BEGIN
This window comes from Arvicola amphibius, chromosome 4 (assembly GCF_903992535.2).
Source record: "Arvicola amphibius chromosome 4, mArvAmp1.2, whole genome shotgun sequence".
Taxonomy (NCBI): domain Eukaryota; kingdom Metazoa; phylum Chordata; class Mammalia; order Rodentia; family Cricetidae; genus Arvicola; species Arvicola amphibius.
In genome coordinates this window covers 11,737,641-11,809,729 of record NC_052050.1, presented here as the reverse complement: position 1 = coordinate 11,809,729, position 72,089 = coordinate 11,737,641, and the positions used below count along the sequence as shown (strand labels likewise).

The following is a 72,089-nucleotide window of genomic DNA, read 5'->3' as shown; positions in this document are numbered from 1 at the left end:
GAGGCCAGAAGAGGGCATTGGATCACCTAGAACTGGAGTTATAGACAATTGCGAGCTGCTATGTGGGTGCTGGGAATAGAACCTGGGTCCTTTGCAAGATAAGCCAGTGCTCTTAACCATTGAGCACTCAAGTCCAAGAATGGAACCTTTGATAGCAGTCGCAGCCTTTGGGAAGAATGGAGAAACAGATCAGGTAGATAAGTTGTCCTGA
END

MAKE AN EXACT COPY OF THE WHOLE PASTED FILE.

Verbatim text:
This window comes from Arvicola amphibius, chromosome 4 (assembly GCF_903992535.2).
Source record: "Arvicola amphibius chromosome 4, mArvAmp1.2, whole genome shotgun sequence".
Taxonomy (NCBI): domain Eukaryota; kingdom Metazoa; phylum Chordata; class Mammalia; order Rodentia; family Cricetidae; genus Arvicola; species Arvicola amphibius.
In genome coordinates this window covers 11,737,641-11,809,729 of record NC_052050.1, presented here as the reverse complement: position 1 = coordinate 11,809,729, position 72,089 = coordinate 11,737,641, and the positions used below count along the sequence as shown (strand labels likewise).

The following is a 72,089-nucleotide window of genomic DNA, read 5'->3' as shown; positions in this document are numbered from 1 at the left end:
GAGGCCAGAAGAGGGCATTGGATCACCTAGAACTGGAGTTATAGACAATTGCGAGCTGCTATGTGGGTGCTGGGAATAGAACCTGGGTCCTTTGCAAGATAAGCCAGTGCTCTTAACCATTGAGCACTCAAGTCCAAGAATGGAACCTTTGATAGCAGTCGCAGCCTTTGGGAAGAATGGAGAAACAGATCAGGTAGATAAGTTGTCCTGA